Perhaps my biggest "aha!" moment occurred after I read Allyn's description of a memorable encounter she observed in another teacher’s classroom (pg. 9).  Allyn tells about a young boy who loved a particular series of books, having read it in its entirety.  One day, this boy excitedly approached his teacher to show her that he’d discovered a complete anthology of the beloved series.  Instead of sharing in the boy's excitement, Allyn recounts that his teacher responded by saying, "Sammy, you've already read these books!  Choose something else."  Oh my goodness.  How often this past year did I tell kids, "NO, you can't read Diary of a Wimpy Kid again!  Choose something new!!!"  Allyn is completely right that fostering a love of literacy and confidence in reading should be our primary goal as educators.  And what better way to do this than by allowing students to reread their favorite books, not only building comprehension and fluency, but building that oh so important passion for reading?  Haven't I read Harry Potter and The Hunger Games (and, okay, Twilight...) more times than I care to admit?  Does that make me a bad reader?  This is a mistake I definitely won’t make again with ANY of my students, not just my boys!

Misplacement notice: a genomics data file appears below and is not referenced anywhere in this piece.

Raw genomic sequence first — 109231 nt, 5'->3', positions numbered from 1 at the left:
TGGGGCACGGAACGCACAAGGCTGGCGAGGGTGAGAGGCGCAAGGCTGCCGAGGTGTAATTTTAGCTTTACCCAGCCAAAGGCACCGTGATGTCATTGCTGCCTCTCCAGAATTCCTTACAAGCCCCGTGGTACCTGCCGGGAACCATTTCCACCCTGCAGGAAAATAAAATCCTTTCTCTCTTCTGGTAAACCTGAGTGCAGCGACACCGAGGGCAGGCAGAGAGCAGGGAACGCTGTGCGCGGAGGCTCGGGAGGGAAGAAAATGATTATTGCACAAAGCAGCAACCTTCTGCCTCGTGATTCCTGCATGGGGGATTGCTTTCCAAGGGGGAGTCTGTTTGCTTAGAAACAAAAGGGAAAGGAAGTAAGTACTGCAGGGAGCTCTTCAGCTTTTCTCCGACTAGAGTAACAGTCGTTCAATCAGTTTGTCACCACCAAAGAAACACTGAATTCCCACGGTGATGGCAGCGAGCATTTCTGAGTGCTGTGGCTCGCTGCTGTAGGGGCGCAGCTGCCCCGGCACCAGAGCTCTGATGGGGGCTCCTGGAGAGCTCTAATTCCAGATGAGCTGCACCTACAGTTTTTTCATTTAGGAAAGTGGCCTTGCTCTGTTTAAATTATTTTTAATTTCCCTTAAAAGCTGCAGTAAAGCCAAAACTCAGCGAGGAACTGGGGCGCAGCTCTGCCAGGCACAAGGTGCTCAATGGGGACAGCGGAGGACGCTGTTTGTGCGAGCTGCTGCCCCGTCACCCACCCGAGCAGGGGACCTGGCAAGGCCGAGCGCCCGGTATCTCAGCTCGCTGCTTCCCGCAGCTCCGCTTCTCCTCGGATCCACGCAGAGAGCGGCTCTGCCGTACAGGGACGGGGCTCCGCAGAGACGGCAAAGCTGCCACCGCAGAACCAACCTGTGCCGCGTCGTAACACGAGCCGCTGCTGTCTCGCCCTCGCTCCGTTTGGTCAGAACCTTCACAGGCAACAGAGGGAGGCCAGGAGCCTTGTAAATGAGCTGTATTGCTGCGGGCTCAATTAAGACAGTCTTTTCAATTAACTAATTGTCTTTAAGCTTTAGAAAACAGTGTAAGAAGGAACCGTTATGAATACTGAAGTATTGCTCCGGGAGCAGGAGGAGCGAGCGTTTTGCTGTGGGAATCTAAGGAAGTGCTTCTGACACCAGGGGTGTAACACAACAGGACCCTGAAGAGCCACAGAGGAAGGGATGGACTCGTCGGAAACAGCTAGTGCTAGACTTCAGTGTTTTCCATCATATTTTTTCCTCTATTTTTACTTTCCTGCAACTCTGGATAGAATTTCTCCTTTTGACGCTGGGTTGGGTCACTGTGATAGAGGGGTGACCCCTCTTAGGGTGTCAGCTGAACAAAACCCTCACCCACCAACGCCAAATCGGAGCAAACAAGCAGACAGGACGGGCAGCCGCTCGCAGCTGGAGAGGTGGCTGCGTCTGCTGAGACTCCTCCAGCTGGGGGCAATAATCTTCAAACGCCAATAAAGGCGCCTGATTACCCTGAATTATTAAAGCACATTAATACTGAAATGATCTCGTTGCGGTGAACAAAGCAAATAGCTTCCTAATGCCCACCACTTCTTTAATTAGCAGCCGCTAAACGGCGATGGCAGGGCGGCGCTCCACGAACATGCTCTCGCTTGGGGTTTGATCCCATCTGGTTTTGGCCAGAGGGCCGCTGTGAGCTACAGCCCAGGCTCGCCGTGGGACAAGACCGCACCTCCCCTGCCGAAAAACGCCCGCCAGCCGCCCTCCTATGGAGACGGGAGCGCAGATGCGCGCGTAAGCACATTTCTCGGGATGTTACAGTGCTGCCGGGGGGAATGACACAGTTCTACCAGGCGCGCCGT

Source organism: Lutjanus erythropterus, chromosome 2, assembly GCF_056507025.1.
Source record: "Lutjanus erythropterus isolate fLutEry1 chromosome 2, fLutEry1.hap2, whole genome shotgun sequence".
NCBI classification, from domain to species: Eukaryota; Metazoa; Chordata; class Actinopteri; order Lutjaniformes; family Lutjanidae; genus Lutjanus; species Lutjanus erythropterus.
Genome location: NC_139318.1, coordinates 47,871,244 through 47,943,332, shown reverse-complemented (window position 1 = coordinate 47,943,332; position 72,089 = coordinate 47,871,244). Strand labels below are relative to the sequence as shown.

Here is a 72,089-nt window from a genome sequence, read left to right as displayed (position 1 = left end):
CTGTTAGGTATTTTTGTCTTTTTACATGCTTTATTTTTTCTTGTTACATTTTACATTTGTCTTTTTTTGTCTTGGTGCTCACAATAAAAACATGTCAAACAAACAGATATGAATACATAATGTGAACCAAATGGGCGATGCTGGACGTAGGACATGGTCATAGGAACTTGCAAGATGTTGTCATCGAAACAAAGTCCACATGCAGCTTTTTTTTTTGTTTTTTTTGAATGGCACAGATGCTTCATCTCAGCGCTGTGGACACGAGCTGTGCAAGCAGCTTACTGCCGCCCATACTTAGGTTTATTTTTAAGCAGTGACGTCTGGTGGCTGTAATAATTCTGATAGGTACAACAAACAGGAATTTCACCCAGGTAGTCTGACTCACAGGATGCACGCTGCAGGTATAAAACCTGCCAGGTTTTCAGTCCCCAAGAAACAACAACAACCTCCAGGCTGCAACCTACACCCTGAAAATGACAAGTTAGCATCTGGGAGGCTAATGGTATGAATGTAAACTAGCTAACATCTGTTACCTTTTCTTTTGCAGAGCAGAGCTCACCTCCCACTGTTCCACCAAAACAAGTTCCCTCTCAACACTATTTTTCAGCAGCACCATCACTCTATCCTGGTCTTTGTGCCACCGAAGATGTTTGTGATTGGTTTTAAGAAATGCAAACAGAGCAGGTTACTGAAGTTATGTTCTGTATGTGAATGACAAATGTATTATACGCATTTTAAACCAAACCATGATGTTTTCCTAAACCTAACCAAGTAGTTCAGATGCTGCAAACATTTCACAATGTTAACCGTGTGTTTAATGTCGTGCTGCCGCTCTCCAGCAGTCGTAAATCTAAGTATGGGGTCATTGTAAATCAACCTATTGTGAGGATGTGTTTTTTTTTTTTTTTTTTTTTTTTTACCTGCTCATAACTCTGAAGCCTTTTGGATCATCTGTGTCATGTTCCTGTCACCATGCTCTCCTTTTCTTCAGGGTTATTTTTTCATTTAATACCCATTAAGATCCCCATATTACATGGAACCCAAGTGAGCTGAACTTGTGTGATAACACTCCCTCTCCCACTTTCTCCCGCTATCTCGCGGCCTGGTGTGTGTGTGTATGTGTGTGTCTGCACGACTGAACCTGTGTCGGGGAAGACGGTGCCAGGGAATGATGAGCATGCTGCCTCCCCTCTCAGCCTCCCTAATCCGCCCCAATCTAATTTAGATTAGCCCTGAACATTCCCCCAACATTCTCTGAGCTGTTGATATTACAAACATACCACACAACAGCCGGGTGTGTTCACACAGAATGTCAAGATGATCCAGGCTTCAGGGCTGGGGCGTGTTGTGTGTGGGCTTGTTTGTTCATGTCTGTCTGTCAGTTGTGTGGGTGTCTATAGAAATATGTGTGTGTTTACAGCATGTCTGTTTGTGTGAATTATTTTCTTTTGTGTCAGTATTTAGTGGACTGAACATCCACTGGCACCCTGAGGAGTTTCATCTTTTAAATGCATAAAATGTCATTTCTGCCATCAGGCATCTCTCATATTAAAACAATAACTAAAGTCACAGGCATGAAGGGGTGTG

Allyn challenged me to rethink some of my ideas about teaching literacy, especially to boys.  The philosophy in the first parts of the book will be something I read again to refresh my memory as the school year starts, but just as valuable is the second big chunk of the book: a detailed annotated bibliography of book suggestions for boys, some of which include helpful “Talk About It” questions.  Gold mine!  If you are a teacher or parent, definitely add Best Books for Boys to your summer reading list!

Disclaimer: I was not compensated for this review.  All thoughts and opinions are my own.  :)

1 comment:

  1. I'm glad to have read this review because I saw someone else mention this book earlier and was wanting to check it out.

    Over the last couple of years teaching older students (4th and 5th graders), I have had a lot of criticism from other colleagues about "just" letting the boys read graphic novels and/or the Diary of a Wimpy Kid books....but I figured, if they were going to READ, I don't care WHAT they read (I've even been known to tell kiddos to read a CEREAL BOX if it means they're reading!).

    It sounds like a lot of what Pam Allyn is saying aligns with how I think about instilling a love of literacy for my boys. My first year of teaching, a few of my boys introduced ME to the new graphic novel version of the Nancy Drew books. I couldn't believe these BOYS were so into what was always seen as a "girl series", but when they showed me the graphic novel feature, I understood why. It was in graphic form that kept their attention and it helped that the stories actually had plots that kept their attention too.